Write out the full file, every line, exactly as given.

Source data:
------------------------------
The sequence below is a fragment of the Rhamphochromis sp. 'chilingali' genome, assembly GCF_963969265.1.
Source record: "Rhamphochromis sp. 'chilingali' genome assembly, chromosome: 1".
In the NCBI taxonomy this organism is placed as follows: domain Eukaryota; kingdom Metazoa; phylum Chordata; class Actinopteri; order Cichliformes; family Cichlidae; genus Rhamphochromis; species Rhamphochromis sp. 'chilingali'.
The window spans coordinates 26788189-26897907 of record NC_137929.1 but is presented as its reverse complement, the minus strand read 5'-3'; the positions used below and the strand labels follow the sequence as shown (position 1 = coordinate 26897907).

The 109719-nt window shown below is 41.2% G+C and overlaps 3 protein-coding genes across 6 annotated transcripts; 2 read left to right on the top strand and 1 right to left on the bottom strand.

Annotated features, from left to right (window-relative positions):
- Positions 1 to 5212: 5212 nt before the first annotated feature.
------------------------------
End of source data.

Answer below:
The sequence below is a fragment of the Rhamphochromis sp. 'chilingali' genome, assembly GCF_963969265.1.
Source record: "Rhamphochromis sp. 'chilingali' genome assembly, chromosome: 1".
In the NCBI taxonomy this organism is placed as follows: domain Eukaryota; kingdom Metazoa; phylum Chordata; class Actinopteri; order Cichliformes; family Cichlidae; genus Rhamphochromis; species Rhamphochromis sp. 'chilingali'.
The window spans coordinates 26788189-26897907 of record NC_137929.1 but is presented as its reverse complement, the minus strand read 5'-3'; the positions used below and the strand labels follow the sequence as shown (position 1 = coordinate 26897907).

The 109719-nt window shown below is 41.2% G+C and overlaps 3 protein-coding genes across 6 annotated transcripts; 2 read left to right on the top strand and 1 right to left on the bottom strand.

Annotated features, from left to right (window-relative positions):
- Positions 1 to 5212: 5212 nt before the first annotated feature.